How does a lithium-ion battery work?

- Jun 01, 2018-

First, we need to look at how a lithium-ion battery works in general. Like any other battery, its basic design sees an electrolyte (the “transport medium”) ferrying lithium ions back and forth between the negative electrode and the positive electrode. In a totally discharged batteries, our mobile lithium ions will be entirely connected to the positive electrode — their chemical properties keep them bound to the positive electrode material while they lack electrons. If we give them electrons by pumping electricity into the system (recharging), they will naturally dissociate from the positive electrode and migrate back to the negative electrode. Once they’re all lined up on the other side, loaded with nice high-energy electrons, we call the battery “charged.”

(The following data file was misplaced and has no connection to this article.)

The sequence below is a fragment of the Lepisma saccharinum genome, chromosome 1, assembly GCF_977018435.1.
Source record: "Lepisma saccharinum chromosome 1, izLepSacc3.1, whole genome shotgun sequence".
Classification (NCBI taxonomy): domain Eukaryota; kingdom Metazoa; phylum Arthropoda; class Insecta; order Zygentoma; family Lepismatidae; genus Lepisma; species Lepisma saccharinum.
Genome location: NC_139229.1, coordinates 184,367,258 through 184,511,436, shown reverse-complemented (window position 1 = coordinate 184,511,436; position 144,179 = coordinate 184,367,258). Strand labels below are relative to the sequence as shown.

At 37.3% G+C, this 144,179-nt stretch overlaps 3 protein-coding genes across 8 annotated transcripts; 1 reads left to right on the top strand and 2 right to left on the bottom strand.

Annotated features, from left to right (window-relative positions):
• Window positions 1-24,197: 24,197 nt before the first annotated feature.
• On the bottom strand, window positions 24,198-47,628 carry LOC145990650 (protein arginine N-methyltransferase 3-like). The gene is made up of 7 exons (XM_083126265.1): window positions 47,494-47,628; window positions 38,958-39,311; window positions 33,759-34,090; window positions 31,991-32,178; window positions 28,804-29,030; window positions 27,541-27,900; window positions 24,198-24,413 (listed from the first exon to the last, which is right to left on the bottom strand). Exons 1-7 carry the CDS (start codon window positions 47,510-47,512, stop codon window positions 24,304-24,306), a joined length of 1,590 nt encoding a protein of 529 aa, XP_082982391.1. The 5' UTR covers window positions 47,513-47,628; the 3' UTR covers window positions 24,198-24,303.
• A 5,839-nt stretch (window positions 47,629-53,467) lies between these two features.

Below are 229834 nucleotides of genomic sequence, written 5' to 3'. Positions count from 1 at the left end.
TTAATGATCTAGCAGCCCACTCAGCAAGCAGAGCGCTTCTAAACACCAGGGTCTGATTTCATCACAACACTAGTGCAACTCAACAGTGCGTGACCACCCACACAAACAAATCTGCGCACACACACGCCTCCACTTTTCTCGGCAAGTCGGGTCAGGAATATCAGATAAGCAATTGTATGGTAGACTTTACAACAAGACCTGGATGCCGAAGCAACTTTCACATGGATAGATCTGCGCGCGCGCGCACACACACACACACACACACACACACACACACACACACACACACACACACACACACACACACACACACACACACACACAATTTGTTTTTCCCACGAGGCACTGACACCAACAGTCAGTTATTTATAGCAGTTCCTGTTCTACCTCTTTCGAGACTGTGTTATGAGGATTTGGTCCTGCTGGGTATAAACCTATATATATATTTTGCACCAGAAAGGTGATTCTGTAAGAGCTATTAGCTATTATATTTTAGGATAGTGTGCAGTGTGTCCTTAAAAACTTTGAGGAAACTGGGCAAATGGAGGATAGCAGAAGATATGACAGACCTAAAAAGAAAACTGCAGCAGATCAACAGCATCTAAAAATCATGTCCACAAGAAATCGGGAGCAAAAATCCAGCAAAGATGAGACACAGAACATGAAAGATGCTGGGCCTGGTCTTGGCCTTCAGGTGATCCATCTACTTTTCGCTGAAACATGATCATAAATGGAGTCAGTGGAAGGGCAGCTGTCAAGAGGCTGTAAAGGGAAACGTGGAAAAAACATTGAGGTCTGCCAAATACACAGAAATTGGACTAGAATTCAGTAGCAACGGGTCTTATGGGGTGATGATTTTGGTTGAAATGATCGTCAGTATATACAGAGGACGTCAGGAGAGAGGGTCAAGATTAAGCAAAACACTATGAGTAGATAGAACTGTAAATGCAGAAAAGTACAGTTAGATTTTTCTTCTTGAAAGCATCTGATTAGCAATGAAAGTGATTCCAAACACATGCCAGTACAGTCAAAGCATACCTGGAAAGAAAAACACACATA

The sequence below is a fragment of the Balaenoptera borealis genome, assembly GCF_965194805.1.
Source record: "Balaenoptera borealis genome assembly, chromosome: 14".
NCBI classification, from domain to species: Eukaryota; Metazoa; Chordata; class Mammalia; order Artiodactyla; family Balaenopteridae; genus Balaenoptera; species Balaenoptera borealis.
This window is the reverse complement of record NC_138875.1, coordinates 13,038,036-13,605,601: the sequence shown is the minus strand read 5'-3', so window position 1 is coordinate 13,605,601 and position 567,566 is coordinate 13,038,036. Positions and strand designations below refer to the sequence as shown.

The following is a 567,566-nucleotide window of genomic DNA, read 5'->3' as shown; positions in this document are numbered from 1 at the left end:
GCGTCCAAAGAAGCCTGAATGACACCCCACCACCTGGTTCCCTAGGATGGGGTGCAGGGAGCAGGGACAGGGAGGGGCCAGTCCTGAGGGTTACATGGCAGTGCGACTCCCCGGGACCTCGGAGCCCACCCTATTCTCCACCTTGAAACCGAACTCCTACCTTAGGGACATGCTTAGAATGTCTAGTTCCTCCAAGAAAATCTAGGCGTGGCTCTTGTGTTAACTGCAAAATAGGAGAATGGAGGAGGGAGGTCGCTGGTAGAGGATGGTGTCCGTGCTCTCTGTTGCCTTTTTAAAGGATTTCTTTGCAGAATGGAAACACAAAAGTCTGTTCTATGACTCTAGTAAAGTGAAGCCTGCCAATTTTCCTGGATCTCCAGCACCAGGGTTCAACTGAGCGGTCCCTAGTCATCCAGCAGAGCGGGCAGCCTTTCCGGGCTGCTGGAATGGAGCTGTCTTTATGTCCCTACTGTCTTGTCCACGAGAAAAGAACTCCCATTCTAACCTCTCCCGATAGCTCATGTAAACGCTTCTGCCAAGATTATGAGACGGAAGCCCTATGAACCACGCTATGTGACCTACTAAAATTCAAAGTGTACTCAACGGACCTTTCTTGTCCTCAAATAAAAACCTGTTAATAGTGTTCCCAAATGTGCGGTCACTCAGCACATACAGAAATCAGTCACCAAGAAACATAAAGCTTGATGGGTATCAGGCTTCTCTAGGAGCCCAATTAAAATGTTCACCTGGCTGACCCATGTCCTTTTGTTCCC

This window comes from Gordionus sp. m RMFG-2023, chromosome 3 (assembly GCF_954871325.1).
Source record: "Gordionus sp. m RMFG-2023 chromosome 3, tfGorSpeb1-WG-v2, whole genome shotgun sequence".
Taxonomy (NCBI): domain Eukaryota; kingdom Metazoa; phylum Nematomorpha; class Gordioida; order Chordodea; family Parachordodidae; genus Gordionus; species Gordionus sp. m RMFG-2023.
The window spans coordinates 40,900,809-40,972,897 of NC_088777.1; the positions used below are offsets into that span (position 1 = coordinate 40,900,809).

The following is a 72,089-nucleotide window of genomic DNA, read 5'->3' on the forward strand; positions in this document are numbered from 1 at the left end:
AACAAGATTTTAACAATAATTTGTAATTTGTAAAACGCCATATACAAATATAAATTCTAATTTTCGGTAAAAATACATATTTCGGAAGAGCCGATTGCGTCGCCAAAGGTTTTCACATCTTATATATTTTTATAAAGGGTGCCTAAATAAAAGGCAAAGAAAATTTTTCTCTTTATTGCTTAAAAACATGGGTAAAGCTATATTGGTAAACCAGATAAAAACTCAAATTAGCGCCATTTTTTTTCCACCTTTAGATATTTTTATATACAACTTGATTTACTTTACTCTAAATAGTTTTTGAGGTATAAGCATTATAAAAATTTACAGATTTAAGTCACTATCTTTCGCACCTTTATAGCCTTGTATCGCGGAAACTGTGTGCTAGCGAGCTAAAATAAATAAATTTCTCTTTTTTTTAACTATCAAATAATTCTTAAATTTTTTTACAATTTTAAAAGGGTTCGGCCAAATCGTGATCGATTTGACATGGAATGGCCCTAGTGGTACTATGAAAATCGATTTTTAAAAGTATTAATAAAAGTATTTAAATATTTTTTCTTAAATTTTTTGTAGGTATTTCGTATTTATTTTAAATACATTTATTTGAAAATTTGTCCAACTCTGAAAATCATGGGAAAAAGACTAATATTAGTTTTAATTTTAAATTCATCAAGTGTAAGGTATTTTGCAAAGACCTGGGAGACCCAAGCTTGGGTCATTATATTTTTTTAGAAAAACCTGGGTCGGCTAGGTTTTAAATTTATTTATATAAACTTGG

This stable state breaks down when we provide an avenue for the electrons now trapped at the negative electrode to travel down their charge gradient to the positive side of the battery — this takes away electrons from lithium in the negative electrode and makes them again Li+, causing them to naturally migrate all the way back. We can use that negative-to-positive electron flow to power everything from pacemakers to electric cars, and it all ultimately comes down to the back-and-forth movements of ions. Incidentally, it’s only recently that scientists have discovered exactly why too many back-and-forth reactions cause a battery to slowly die.